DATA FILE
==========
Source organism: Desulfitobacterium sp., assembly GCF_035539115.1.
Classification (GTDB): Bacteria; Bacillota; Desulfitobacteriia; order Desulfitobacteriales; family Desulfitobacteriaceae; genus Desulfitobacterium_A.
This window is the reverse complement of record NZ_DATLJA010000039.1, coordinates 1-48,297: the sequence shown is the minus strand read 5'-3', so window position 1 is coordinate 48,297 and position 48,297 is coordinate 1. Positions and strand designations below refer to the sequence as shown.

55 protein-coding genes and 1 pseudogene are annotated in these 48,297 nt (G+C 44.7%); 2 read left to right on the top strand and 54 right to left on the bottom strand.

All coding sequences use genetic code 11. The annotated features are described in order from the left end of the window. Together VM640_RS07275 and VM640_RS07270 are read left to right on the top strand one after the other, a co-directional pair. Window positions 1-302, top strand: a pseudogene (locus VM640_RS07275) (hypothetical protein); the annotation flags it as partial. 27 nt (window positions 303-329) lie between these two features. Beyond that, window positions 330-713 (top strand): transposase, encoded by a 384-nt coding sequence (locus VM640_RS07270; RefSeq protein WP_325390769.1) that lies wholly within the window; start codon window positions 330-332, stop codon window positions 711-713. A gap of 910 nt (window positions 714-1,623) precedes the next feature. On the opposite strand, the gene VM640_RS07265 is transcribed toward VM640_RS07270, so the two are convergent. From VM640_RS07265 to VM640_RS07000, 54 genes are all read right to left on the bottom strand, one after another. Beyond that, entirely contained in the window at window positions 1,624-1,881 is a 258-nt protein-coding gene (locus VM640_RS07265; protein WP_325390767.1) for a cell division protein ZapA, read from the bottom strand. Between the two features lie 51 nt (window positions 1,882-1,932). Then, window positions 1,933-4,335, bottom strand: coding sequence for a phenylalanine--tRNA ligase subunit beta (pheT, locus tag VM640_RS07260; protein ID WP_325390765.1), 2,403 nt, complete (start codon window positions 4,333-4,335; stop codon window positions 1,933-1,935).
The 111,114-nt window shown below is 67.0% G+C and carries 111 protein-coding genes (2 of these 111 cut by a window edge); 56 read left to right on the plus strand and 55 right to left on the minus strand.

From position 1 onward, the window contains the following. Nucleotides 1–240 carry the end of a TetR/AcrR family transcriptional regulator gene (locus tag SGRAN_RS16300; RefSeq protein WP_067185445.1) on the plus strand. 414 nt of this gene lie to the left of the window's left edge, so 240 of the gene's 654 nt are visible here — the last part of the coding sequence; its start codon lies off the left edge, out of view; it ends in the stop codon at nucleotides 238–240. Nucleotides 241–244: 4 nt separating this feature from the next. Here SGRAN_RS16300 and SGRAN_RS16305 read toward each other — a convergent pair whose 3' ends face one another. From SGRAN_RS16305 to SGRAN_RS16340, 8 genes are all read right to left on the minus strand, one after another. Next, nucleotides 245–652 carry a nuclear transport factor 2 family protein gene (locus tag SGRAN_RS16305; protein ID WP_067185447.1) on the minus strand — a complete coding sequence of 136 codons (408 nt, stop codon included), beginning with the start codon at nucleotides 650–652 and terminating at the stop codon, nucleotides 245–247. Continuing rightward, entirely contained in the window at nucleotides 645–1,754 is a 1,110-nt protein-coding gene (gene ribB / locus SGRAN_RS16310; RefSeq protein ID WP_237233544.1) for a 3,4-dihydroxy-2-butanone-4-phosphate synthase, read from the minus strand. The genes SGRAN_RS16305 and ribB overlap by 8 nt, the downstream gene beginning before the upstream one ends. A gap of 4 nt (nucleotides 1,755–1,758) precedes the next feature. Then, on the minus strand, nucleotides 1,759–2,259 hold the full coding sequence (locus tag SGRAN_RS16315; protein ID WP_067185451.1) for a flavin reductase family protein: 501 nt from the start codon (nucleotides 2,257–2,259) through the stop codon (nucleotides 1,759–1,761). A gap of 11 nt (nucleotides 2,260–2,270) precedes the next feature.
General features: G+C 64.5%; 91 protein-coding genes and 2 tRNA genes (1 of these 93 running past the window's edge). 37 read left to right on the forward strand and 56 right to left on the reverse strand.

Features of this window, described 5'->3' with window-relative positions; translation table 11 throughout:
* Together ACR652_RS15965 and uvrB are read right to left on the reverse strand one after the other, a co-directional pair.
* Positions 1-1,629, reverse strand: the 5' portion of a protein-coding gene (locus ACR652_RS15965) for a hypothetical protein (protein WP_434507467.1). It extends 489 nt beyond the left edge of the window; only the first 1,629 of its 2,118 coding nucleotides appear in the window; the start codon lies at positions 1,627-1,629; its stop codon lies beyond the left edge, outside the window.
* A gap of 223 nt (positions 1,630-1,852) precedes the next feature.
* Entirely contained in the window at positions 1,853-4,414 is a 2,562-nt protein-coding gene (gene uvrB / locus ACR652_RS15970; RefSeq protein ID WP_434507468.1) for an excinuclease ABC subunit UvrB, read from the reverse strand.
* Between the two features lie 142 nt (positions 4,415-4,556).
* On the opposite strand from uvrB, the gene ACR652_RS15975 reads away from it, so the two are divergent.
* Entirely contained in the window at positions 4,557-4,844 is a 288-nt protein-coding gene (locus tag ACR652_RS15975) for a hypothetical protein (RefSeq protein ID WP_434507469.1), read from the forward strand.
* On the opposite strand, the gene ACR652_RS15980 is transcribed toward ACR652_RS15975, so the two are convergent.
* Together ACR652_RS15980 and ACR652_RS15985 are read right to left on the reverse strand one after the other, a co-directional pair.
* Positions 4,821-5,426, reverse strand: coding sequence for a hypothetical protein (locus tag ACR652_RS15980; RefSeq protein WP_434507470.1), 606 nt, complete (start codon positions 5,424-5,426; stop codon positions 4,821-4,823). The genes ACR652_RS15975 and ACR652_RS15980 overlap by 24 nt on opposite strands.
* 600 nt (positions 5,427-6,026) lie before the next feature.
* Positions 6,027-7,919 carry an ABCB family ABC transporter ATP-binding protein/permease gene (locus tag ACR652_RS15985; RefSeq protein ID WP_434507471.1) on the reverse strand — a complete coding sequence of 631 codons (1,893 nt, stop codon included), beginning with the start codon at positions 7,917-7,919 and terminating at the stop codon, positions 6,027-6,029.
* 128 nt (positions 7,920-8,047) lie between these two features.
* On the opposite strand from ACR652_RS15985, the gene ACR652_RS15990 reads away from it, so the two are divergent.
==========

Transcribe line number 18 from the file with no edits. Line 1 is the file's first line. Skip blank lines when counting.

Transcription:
* Together ACR652_RS15980 and ACR652_RS15985 are read right to left on the reverse strand one after the other, a co-directional pair.